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Hello everyone Im currently building an F-84F Thunder-streak down in the 50’s NATO group build. I am building and mounting the Mk.7 Nuclear bomb that comes with the kit. I have done a good deal of research and have come across these two photo’s. ⬇️

nI9YKk1.jpg

nKmTizq.jpg

I believe these to be concrete filled training devices ? Does anyone know if my guess is correct ?

     The standard Mk.7 colors for an active device should look like this example at the NMUSAF. ⬇️

pDg8nG0.jpg

pKnQlC5.jpg

I have a specific question about these variants. ⬆️ The Red/Brown color of the nose cone ? Any ideas for a match and is it fibreglass ?  Any help is of course greatly appreciated.  

 

Dennis

 

PS - i know i ask a lot of questions in burst patterns and i appreciate everyones patience.

Edited by Corsairfoxfouruncle

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Look here Dennis,

That might answer some!

Cheers, Werner

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Thanks Werner I've already exhausted that thread and its available links. Im still leaning to the live weapon and its aluminum finish. I was just trying to solve the mystery of the colors ?  

 

Dennis

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4 hours ago, Corsairfoxfouruncle said:

Thanks Werner I've already exhausted that thread and its available links. Im still leaning to the live weapon and its aluminum finish. I was just trying to solve the mystery of the colors ?  

Dennis, I have exactly the same questions as you, both both the Mark 7 and the B28, but I did not find solid answers either, In the end I decided to go for silver (Mr Paint) and Humbrol 180 for the fiberglass. The latter is maybe too dark, it's based on museum examples that are decades old. Shown below are my Belcher Bits B28RE and B28EX.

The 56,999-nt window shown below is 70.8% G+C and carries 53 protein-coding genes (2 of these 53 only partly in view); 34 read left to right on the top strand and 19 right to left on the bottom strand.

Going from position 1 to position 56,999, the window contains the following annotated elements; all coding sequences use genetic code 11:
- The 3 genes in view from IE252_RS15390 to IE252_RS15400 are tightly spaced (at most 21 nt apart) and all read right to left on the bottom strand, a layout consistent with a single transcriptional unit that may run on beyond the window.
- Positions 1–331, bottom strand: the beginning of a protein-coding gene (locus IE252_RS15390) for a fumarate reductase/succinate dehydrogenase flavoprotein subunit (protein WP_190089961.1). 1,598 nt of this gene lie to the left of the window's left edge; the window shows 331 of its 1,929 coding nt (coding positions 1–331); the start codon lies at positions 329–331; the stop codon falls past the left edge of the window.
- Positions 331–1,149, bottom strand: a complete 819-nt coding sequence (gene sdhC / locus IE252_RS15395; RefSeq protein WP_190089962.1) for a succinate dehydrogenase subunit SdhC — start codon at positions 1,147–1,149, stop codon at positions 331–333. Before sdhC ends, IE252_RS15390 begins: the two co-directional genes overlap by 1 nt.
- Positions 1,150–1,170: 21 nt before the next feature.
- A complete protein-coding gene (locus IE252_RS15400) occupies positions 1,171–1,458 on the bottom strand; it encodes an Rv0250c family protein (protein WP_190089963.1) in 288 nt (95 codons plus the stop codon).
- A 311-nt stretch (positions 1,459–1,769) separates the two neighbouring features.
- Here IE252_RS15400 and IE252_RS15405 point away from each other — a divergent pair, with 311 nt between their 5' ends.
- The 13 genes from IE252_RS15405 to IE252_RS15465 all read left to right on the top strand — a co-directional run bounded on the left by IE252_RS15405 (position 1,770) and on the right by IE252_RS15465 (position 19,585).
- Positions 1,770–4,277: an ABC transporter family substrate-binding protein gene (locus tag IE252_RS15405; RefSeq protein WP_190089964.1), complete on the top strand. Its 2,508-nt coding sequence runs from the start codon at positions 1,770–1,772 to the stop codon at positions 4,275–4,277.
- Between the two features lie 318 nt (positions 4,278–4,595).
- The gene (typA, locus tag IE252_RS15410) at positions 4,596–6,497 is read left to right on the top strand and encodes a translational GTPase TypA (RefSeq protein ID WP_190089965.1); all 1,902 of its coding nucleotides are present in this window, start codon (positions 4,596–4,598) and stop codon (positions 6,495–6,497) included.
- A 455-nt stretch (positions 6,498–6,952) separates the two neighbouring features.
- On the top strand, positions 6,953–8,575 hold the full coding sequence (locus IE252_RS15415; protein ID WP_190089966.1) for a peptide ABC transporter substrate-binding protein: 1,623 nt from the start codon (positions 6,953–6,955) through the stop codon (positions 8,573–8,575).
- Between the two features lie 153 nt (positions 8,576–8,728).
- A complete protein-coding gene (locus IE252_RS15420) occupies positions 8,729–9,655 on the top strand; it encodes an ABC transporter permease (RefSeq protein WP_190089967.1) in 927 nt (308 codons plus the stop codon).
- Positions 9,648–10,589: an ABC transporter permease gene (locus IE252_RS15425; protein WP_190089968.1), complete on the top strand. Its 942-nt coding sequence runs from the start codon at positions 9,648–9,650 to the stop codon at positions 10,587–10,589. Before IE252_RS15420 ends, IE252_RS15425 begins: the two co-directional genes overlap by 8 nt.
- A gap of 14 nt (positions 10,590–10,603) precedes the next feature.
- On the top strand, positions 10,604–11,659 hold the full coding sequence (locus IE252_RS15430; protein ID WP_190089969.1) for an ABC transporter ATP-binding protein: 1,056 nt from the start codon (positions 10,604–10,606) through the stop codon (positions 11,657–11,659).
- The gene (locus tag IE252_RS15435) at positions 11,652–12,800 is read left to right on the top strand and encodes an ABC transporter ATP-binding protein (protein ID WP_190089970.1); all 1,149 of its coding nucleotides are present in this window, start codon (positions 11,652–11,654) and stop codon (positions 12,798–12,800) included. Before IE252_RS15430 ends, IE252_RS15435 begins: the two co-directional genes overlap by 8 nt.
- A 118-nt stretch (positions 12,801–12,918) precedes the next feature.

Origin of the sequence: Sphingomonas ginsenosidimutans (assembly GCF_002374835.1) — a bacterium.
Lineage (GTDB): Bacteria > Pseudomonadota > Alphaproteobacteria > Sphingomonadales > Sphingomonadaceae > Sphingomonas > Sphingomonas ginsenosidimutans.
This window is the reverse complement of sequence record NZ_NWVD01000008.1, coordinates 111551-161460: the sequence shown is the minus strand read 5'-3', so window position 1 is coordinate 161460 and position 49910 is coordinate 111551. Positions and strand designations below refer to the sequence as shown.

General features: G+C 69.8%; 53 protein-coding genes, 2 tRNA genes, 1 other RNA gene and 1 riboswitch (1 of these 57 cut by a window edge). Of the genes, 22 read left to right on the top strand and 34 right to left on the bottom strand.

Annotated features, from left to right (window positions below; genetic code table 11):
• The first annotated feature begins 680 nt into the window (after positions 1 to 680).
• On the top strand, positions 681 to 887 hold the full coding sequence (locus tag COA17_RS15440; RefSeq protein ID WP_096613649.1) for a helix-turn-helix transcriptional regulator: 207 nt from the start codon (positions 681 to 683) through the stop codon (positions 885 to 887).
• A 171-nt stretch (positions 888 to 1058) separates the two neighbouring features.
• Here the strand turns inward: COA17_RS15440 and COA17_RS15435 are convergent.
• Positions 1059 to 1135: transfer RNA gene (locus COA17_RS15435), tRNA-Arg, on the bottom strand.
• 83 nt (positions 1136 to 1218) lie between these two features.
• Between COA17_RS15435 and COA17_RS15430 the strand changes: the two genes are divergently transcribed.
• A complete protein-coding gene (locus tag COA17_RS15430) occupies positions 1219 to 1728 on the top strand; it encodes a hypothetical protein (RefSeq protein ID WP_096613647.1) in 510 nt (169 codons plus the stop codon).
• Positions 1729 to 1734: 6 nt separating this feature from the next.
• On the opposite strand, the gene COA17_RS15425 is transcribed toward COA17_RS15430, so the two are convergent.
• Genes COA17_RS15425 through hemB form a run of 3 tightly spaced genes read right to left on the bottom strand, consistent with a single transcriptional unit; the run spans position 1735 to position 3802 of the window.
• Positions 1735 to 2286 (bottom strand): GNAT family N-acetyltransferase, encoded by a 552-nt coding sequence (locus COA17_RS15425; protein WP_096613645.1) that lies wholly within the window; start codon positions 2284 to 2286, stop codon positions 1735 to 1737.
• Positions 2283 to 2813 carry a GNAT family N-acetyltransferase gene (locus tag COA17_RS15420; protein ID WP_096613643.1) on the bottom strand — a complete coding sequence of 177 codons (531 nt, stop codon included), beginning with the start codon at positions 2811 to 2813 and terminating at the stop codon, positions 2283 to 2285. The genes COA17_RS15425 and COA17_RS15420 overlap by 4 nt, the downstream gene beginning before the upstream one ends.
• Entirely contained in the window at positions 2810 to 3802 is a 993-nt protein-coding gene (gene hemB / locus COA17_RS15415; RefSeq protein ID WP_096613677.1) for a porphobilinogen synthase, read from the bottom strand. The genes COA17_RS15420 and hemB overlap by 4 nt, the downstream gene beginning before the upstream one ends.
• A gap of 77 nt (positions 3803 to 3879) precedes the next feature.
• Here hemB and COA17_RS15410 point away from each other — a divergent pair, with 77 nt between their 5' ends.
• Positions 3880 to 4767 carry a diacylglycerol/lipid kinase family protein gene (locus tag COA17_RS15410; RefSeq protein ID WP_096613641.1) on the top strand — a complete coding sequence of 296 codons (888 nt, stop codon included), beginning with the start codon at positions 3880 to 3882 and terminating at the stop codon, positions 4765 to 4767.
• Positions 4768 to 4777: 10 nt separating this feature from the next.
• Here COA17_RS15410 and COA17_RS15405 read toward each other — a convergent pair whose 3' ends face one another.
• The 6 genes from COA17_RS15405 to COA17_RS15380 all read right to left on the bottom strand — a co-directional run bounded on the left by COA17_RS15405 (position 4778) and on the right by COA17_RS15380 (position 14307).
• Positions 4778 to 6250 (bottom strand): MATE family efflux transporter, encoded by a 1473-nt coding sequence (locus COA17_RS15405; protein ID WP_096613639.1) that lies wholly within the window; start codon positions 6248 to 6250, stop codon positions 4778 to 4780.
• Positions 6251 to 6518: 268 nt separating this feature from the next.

f84f-37.jpg

 

Rob

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Live Mk7 on an F-100D:

 

DLPJQFO.jpg

 

I think some versions had the radome on the front, and others didn't; the B43 was that way.  The one at the Air Force Museum looks to be accurate; although, I'm not sure about the yellow stripes.  U.S. nuclear weapons generally don't carry stripes, presumably as a security measure, so live weapons can't be distinguished from inert ones except up close.

 

Regards,

Murph

Edited by Murph

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I found a couple of written references to radio altimeters being fitted in the nose of the Mk 7 and other nuclear stores in front of the warhead- would this account for the fiberglass nose cap seen in the color photos that were posted, so that the signal  emitted by the altimeter could be transmitted and received? The written sources stated that radio altimeters were much more accurate and reliable than anaeroid devices

Mike (They call me Oppenheimer!) 😜

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17 hours ago, 72modeler said:

I found a couple of written references to radio altimeters being fitted in the nose of the Mk 7 and other nuclear stores in front of the warhead- would this account for the fiberglass nose cap seen in the color photos that were posted, so that the signal  emitted by the altimeter could be transmitted and received?